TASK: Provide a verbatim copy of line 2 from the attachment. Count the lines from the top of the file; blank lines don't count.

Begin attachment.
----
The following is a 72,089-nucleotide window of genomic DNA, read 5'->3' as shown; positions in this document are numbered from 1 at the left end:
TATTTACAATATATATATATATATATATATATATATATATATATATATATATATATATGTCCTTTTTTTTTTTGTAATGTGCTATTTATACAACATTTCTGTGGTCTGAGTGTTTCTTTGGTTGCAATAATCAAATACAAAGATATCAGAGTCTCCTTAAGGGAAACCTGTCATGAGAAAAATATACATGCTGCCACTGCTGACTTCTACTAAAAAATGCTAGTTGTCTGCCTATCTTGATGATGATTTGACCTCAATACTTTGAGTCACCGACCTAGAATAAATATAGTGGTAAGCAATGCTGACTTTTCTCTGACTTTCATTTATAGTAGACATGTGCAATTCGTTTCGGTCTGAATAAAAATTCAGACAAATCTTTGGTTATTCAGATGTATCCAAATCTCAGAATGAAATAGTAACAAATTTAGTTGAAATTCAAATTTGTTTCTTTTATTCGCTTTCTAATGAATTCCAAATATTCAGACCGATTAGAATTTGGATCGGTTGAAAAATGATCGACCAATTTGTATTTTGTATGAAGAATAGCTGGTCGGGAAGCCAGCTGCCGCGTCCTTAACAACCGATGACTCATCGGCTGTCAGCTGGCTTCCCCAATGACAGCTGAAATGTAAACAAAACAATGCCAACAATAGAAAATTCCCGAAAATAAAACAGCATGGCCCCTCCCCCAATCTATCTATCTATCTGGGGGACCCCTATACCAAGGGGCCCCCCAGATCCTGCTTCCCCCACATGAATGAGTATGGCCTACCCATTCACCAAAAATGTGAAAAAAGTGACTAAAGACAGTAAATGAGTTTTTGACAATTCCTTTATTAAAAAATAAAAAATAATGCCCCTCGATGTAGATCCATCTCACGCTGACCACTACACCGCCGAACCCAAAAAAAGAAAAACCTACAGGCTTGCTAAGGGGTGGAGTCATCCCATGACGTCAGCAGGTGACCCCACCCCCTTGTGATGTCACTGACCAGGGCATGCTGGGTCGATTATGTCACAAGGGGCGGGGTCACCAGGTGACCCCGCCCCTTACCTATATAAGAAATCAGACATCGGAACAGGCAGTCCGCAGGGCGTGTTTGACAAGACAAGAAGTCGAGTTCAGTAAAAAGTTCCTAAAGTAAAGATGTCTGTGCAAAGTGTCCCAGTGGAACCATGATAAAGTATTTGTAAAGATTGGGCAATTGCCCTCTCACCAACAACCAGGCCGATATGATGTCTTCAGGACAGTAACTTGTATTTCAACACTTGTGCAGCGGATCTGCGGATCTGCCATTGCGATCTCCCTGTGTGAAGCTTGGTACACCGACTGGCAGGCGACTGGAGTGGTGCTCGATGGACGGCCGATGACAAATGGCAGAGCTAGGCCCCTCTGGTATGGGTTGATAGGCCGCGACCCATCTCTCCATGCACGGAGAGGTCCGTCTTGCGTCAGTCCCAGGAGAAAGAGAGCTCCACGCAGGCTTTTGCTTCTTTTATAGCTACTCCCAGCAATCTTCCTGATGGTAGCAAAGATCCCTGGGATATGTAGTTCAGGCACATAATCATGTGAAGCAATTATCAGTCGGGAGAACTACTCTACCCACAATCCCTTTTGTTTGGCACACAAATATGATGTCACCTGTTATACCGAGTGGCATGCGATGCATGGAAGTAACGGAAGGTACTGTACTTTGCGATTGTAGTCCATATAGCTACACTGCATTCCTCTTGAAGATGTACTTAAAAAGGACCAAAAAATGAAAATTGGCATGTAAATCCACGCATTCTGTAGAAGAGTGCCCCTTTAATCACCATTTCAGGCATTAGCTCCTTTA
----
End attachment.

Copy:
TATTTACAATATATATATATATATATATATATATATATATATATATATATATATATATGTCCTTTTTTTTTTTGTAATGTGCTATTTATACAACATTTCTGTGGTCTGAGTGTTTCTTTGGTTGCAATAATCAAATACAAAGATATCAGAGTCTCCTTAAGGGAAACCTGTCATGAGAAAAATATACATGCTGCCACTGCTGACTTCTACTAAAAAATGCTAGTTGTCTGCCTATCTTGATGATGATTTGACCTCAATACTTTGAGTCACCGACCTAGAATAAATATAGTGGTAAGCAATGCTGACTTTTCTCTGACTTTCATTTATAGTAGACATGTGCAATTCGTTTCGGTCTGAATAAAAATTCAGACAAATCTTTGGTTATTCAGATGTATCCAAATCTCAGAATGAAATAGTAACAAATTTAGTTGAAATTCAAATTTGTTTCTTTTATTCGCTTTCTAATGAATTCCAAATATTCAGACCGATTAGAATTTGGATCGGTTGAAAAATGATCGACCAATTTGTATTTTGTATGAAGAATAGCTGGTCGGGAAGCCAGCTGCCGCGTCCTTAACAACCGATGACTCATCGGCTGTCAGCTGGCTTCCCCAATGACAGCTGAAATGTAAACAAAACAATGCCAACAATAGAAAATTCCCGAAAATAAAACAGCATGGCCCCTCCCCCAATCTATCTATCTATCTGGGGGACCCCTATACCAAGGGGCCCCCCAGATCCTGCTTCCCCCACATGAATGAGTATGGCCTACCCATTCACCAAAAATGTGAAAAAAGTGACTAAAGACAGTAAATGAGTTTTTGACAATTCCTTTATTAAAAAATAAAAAATAATGCCCCTCGATGTAGATCCATCTCACGCTGACCACTACACCGCCGAACCCAAAAAAAGAAAAACCTACAGGCTTGCTAAGGGGTGGAGTCATCCCATGACGTCAGCAGGTGACCCCACCCCCTTGTGATGTCACTGACCAGGGCATGCTGGGTCGATTATGTCACAAGGGGCGGGGTCACCAGGTGACCCCGCCCCTTACCTATATAAGAAATCAGACATCGGAACAGGCAGTCCGCAGGGCGTGTTTGACAAGACAAGAAGTCGAGTTCAGTAAAAAGTTCCTAAAGTAAAGATGTCTGTGCAAAGTGTCCCAGTGGAACCATGATAAAGTATTTGTAAAGATTGGGCAATTGCCCTCTCACCAACAACCAGGCCGATATGATGTCTTCAGGACAGTAACTTGTATTTCAACACTTGTGCAGCGGATCTGCGGATCTGCCATTGCGATCTCCCTGTGTGAAGCTTGGTACACCGACTGGCAGGCGACTGGAGTGGTGCTCGATGGACGGCCGATGACAAATGGCAGAGCTAGGCCCCTCTGGTATGGGTTGATAGGCCGCGACCCATCTCTCCATGCACGGAGAGGTCCGTCTTGCGTCAGTCCCAGGAGAAAGAGAGCTCCACGCAGGCTTTTGCTTCTTTTATAGCTACTCCCAGCAATCTTCCTGATGGTAGCAAAGATCCCTGGGATATGTAGTTCAGGCACATAATCATGTGAAGCAATTATCAGTCGGGAGAACTACTCTACCCACAATCCCTTTTGTTTGGCACACAAATATGATGTCACCTGTTATACCGAGTGGCATGCGATGCATGGAAGTAACGGAAGGTACTGTACTTTGCGATTGTAGTCCATATAGCTACACTGCATTCCTCTTGAAGATGTACTTAAAAAGGACCAAAAAATGAAAATTGGCATGTAAATCCACGCATTCTGTAGAAGAGTGCCCCTTTAATCACCATTTCAGGCATTAGCTCCTTTA